With a positive recruitment effort, we can assure that the PSWA will continue to be the best public safety writer’s organization.

—John Schembra, PSWA Vice President, Membership Chair


PSWA Conference 2019: Pre-Conference Workshop

Now in its 4th year, the PSWA Pre-Conference Workshop offers attendees the opportunity to spend most of the day focusing on writing skills. Whether you are new to the game or have published a series or two, every writer needs to spend time exercising his or her writing muscles. For $35, you can attend a 9AM-3PM workshop (ending just in time to pick up your badge for the main conference). This year we’re focusing on short stories—how to write them, how to get them published, and how they can help your career even if your main focus is longer forms. For details, see the PSWA Website.

PSWA Conference Featured Speaker

One of the best things about the PSWA Conference is the opportunity to hear from experienced public-safety experts and writers who can share their knowledge. You’ll learn about public safety and writing topics during the conference from these four speakers:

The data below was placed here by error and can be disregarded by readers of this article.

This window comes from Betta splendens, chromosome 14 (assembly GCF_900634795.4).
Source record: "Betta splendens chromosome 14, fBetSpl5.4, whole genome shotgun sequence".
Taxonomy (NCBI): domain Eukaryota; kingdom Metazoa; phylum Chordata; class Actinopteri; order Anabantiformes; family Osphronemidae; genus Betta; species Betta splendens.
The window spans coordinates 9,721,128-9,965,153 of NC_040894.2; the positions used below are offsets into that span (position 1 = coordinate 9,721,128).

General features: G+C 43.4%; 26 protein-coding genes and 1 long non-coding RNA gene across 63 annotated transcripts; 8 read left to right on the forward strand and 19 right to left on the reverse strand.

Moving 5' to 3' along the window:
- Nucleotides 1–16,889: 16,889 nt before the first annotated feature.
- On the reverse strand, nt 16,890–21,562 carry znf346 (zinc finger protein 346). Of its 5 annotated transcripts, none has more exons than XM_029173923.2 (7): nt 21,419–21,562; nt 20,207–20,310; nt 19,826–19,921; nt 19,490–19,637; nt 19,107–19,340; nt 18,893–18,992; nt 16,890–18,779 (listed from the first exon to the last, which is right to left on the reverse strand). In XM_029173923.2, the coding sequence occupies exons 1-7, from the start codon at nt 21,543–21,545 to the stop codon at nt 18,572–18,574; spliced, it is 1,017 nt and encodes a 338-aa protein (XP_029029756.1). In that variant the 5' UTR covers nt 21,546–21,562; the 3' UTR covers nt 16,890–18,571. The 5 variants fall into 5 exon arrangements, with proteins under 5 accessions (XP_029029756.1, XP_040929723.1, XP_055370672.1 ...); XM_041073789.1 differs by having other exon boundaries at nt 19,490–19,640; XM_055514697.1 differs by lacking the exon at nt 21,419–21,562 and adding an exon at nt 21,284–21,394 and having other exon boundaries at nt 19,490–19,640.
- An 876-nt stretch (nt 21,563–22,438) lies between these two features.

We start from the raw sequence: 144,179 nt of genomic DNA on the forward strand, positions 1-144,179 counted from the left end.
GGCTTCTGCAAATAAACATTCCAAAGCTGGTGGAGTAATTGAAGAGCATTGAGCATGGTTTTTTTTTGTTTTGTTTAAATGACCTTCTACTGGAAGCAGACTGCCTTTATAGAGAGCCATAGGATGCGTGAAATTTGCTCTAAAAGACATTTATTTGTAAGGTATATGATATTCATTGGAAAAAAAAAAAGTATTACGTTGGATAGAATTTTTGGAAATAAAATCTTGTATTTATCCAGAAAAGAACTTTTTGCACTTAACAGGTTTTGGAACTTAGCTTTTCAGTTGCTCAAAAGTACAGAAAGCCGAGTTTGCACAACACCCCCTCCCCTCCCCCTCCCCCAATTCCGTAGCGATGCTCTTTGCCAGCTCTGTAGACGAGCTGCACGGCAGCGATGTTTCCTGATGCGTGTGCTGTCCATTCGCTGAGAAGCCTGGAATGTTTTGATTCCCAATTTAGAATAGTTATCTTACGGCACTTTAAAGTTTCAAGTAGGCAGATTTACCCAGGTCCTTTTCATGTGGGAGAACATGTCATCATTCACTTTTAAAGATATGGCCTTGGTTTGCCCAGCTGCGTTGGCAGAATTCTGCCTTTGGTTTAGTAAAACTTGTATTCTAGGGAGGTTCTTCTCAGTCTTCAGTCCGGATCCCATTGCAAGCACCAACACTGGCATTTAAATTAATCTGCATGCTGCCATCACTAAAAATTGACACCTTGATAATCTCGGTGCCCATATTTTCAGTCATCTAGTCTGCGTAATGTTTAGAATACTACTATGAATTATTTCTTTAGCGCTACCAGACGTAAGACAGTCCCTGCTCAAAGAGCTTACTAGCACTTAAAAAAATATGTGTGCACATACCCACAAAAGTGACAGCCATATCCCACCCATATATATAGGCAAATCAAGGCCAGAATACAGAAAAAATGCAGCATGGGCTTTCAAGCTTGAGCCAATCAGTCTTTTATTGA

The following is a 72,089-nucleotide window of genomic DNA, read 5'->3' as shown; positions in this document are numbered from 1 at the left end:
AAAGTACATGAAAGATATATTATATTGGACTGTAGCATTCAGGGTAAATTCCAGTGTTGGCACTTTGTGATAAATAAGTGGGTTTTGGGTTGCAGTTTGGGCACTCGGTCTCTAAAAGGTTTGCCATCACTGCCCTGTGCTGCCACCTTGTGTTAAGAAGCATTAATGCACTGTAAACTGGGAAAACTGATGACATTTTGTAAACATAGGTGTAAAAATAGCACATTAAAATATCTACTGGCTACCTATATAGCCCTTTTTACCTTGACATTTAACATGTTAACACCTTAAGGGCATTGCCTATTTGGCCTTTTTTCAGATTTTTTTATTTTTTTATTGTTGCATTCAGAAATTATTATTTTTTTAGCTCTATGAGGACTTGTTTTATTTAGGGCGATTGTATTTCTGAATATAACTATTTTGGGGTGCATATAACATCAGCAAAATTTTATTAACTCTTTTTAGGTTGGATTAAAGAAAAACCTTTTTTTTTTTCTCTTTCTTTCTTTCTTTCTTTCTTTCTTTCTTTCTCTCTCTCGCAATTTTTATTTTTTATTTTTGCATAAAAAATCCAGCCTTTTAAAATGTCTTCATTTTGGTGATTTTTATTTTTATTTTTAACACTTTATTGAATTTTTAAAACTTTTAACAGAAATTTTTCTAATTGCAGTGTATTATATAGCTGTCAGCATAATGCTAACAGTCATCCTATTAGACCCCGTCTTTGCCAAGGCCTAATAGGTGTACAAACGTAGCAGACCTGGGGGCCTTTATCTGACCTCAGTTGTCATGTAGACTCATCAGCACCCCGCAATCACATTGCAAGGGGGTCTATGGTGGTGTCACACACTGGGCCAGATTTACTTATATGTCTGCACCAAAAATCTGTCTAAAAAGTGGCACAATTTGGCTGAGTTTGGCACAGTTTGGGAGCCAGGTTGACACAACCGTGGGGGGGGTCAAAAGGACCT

• Dave Freedland will teach us all about SWAT training and practices, and share stories about the missions he and his team undertook for the Irvine Police Department.
  • John Schembra, our PSWA Vice President, will help us understand how to drive while in pursuit or responding to an emergency. The most dangerous thing mot emergency responders and police officers do during a shift is drive. 
  • Mike Orenduff will explain how he went from an unknown at the 2009 PSWA conference to being a best-selling author who can move 10,000 units before publication day!